Another study shows that the risk of having an IQ lower than 70 goes up 400 percent from 1.2 percent in children from normal parents to 6.2 percent in inbred children: “The data indicate that the risk for mental retardation in matings of normal parents increases from 0.012 with random matings to 0.062 for first-cousin parentage.” (Proceedings of the National Academy of Science, 1978 Effect of inbreeding on IQ and mental retardation“). The study A study of possible deleterious effects of consanguinity concludes, that “The occurrence of malignancies, congenital abnormalities, mental retardation and physical handicap was significantly higher in offspring of consanguineous than non-consanguineous marriages.”
- Daily Mail (UK): It’s time to confront this taboo: First cousin marriages in Muslim communities are putting hundreds of children at risk
- The Mountain of Names (Geneology)
- ‘Bradford is very inbred’: Muslim outrage as professor warns first-cousin marriages increase risk of birth defects
- Inbreeding and Resulting Genetic Disorder in Muslim Community, by Dr. Radhasyam Brahmachari:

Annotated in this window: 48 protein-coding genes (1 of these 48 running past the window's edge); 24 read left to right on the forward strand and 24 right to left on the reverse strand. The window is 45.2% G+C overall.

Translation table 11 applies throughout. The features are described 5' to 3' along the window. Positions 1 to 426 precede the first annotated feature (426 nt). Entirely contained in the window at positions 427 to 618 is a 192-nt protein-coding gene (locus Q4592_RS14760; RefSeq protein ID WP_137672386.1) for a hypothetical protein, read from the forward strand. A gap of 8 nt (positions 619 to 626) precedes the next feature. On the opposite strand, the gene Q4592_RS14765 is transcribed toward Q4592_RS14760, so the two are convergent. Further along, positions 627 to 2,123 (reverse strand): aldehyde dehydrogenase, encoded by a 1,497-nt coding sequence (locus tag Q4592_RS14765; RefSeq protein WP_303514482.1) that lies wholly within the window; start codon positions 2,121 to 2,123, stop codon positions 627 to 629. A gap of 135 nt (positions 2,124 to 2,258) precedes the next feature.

Muslim Cousin Marriage: The Documentary
Uploaded by Dispatches111100 on Dec 20, 2010
Muslim children in certain areas are 13 times more likely to be born with birth defects than non-Muslims due to a tradition of arranged marriages with cousins. This documentary highlights how political correctness allows this to happen in modern day Britain and Europe. Is this British media propaganda? Or does this actually happen alot within Muslim communities?
The Orthodox Christian view:
Blog admins 1389 and CzechRebel are Orthodox Christians. We are taught that marriage between first or second cousins is prohibited on the grounds of consanguinity (too close a relationship by blood).
Some Orthodox Christians, particularly Serbs, also observe a prohibition against marriage between those who have the same godmother or godfather (sponsors at baptism), even when there is no prohibited blood relationship. This fosters exogamy (marriage outside one’s own village or local community) which expands the gene pool and further lessens the likelihood of recessive genetic disease in the offspring. The search for appropriate marriage partners outside one’s own local community has the additional benefit of encouraging communication and fellowship among local communities within the Orthodox Christian community.